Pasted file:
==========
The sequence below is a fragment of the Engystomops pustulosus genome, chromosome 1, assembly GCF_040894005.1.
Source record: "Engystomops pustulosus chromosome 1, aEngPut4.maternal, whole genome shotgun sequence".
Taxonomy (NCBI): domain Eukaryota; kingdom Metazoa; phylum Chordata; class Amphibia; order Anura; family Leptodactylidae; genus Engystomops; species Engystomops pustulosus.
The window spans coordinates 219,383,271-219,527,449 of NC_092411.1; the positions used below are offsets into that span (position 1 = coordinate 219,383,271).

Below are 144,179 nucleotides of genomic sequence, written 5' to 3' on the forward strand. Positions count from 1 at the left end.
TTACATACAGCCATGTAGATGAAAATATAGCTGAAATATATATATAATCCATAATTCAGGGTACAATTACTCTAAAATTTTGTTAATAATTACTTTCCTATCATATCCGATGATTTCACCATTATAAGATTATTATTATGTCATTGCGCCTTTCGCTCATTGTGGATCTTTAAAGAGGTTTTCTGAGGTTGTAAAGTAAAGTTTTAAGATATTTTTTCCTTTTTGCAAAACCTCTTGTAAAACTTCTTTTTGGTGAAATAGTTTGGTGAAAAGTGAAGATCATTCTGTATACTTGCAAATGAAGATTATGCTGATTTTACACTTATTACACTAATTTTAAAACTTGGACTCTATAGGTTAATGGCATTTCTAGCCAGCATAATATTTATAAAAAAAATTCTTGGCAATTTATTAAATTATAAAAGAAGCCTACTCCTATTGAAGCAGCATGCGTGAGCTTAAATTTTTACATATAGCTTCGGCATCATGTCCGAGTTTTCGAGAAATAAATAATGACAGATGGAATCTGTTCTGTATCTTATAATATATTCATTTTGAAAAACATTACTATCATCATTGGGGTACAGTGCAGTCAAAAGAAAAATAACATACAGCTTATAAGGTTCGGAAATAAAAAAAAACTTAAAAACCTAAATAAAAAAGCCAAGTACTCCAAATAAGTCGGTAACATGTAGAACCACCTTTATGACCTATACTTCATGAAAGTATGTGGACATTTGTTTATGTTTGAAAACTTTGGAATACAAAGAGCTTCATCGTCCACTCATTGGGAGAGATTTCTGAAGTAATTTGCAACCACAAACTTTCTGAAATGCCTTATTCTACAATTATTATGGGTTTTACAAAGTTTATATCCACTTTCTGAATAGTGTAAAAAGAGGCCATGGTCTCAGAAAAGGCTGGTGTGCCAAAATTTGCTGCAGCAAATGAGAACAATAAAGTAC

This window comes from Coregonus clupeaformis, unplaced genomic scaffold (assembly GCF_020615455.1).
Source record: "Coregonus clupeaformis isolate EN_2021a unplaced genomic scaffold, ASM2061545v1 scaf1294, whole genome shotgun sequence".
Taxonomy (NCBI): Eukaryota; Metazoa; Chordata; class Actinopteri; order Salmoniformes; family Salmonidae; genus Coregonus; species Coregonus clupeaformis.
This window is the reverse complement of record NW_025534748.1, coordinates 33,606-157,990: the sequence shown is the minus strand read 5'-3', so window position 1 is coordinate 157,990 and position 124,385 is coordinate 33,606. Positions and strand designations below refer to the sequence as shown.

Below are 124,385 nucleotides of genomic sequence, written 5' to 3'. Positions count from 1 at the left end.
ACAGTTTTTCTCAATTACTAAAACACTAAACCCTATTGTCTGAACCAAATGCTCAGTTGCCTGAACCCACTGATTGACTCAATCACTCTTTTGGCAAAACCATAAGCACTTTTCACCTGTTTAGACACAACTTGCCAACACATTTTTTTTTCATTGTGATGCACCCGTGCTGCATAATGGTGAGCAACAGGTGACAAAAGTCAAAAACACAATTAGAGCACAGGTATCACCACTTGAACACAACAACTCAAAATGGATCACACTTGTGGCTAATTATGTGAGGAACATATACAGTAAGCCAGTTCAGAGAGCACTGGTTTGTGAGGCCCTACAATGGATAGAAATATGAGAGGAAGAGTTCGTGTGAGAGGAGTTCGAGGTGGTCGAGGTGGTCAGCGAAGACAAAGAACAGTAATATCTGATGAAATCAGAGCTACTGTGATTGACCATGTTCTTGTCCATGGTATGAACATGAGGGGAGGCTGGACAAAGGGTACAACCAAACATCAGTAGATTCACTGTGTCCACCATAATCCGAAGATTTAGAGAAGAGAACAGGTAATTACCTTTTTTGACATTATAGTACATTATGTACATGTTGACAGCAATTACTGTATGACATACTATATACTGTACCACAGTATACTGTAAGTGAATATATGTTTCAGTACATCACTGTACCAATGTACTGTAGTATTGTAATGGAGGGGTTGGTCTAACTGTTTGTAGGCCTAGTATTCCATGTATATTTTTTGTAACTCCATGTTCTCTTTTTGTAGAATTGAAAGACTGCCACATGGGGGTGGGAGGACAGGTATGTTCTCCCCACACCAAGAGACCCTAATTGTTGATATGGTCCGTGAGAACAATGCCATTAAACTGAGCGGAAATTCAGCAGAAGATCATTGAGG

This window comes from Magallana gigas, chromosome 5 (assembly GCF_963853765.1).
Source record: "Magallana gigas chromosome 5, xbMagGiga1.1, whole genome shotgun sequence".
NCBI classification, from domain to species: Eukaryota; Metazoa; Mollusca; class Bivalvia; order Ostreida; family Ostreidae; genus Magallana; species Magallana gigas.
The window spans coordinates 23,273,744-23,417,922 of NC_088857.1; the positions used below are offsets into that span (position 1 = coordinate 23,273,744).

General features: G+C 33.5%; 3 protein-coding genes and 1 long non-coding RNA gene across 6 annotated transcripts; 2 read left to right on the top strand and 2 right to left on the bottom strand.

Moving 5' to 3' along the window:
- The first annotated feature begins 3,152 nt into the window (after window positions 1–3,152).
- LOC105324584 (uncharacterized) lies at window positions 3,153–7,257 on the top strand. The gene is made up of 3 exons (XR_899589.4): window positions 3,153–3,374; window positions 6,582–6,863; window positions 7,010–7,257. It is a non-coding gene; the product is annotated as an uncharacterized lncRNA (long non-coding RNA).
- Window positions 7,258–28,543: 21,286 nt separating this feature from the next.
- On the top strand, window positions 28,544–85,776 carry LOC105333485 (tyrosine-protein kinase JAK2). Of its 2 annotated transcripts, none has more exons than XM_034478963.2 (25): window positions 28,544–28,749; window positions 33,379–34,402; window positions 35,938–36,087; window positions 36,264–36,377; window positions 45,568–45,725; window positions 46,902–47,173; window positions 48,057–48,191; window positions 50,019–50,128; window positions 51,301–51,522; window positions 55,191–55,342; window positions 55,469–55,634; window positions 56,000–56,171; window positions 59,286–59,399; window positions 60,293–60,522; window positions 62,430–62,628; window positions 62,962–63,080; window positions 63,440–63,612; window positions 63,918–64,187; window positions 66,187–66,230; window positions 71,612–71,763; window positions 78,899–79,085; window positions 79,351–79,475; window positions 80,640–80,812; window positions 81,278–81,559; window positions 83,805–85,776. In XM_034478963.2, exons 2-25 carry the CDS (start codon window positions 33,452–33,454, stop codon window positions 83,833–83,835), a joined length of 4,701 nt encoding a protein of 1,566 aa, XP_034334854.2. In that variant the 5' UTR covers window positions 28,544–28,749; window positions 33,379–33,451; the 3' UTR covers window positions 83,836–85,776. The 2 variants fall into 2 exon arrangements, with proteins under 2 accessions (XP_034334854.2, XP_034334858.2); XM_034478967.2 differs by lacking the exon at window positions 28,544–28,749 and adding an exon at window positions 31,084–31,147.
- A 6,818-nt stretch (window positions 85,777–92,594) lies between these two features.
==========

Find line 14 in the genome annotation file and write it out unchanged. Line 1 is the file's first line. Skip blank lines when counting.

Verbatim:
Source record: "Magallana gigas chromosome 5, xbMagGiga1.1, whole genome shotgun sequence".